Some new info in the leak case that targeted Fox's James Rosen coming shortly...—
Ryan Lizza (@RyanLizza) May 24, 2013
In an explosive new bombshell report, the New Yorker’s Ryan Lizza claims that the Obama administration deliberately kept Fox News reporter James Rosen in the dark about the warrant to search through his personal emails.
“A lengthy period of time”? What does that mean? And shouldn’t the DOJ have at least given Rosen the courtesy of telling him that they’d be combing through his personal communications?
U.S. Attorney Ronald C. Machen, Jr., didn’t seem to think so. According to Lizza, unsealed court documents reveal that Machen did not want Rosen to know he was being monitored.
He argued that disclosure of the search warrant would preclude the government from monitoring the account, should such a step become necessary in the investigation. Machen added that “some investigations are continued for many years because, while the evidence is not yet sufficient to bring charges, it is sufficient to have identified criminal subjects and/or criminal activity serious enough to justify continuation of the investigation.”
Machen insisted the investigation would be compromised if Rosen was informed of the warrant, and also asked the court to order Google not to notify Rosen that the company had handed over Rosen’s e-mails to the government. Rosen, according to recent reports, did not learn that the government seized his e-mail records until it was reported in the Washington Post last week.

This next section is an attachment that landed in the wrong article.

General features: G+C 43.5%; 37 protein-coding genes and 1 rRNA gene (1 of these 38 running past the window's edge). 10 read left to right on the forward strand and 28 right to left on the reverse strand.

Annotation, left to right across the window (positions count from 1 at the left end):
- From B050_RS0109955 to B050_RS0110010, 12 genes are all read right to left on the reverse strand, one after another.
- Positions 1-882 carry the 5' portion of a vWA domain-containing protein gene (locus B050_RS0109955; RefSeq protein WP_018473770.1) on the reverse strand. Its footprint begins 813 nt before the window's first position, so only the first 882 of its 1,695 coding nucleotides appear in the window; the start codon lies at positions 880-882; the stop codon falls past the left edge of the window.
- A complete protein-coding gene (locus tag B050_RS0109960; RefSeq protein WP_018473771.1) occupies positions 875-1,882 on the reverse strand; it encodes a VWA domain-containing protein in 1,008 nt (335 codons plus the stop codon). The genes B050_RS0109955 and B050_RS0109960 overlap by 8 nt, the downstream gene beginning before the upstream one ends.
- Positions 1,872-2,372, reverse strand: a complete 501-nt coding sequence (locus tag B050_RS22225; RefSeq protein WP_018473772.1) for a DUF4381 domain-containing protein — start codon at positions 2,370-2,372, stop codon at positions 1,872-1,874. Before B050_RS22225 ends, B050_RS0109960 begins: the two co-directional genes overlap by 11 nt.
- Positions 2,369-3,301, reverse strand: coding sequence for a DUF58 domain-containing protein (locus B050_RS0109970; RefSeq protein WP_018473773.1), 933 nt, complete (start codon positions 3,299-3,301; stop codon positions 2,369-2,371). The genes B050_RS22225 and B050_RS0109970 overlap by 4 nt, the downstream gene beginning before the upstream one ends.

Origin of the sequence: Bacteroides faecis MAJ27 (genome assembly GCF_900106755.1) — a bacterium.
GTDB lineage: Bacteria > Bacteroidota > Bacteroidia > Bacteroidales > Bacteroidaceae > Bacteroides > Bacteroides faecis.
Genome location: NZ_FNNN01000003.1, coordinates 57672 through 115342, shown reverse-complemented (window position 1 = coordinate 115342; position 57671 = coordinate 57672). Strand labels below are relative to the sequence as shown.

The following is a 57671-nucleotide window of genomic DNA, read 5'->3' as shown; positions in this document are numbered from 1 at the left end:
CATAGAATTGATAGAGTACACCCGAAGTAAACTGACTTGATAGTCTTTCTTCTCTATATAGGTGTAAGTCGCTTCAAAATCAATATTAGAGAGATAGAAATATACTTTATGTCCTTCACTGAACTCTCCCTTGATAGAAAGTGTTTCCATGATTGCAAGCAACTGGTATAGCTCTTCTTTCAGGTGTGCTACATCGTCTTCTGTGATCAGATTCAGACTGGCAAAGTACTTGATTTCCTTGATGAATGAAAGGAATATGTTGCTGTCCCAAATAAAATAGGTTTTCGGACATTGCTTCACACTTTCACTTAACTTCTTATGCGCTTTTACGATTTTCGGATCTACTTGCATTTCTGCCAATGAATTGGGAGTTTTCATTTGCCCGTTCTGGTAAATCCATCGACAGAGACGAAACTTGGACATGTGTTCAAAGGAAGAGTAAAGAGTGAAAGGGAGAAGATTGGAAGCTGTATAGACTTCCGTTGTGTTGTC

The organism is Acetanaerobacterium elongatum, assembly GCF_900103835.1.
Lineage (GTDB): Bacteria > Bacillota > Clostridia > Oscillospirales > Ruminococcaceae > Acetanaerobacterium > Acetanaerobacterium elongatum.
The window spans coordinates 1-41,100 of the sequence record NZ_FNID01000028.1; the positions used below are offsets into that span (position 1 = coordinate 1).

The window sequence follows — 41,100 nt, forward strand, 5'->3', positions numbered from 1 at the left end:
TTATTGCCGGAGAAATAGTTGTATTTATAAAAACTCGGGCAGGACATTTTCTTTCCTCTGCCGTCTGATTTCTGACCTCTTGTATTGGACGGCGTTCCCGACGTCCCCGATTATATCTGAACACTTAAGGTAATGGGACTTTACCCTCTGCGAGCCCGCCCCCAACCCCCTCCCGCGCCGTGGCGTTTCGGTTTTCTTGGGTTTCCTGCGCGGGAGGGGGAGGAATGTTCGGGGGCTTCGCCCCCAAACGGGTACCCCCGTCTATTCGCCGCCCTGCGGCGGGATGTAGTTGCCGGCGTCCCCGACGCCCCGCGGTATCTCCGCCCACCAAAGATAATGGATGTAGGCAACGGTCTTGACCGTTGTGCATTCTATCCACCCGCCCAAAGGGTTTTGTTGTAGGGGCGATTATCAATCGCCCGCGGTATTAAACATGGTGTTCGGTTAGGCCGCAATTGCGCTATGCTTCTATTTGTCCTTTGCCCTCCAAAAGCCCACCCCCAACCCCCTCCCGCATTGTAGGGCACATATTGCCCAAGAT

More from Lizza’s report:
The new documents show that two judges separately declared that the Justice Department was required to notify Rosen of the search warrant, even if the notification came after a delay. Otherwise: “The subscriber therefore will never know, by being provided a copy of the warrant, for example, that the government secured a warrant and searched the contents of her e-mail account,” Judge John M. Facciola wrote in an opinion rejecting the Obama Administration’s argument.
Per Lizza, Machen apparently got his way after appealing the decision.
Department of Injustice.
This is downright chilling.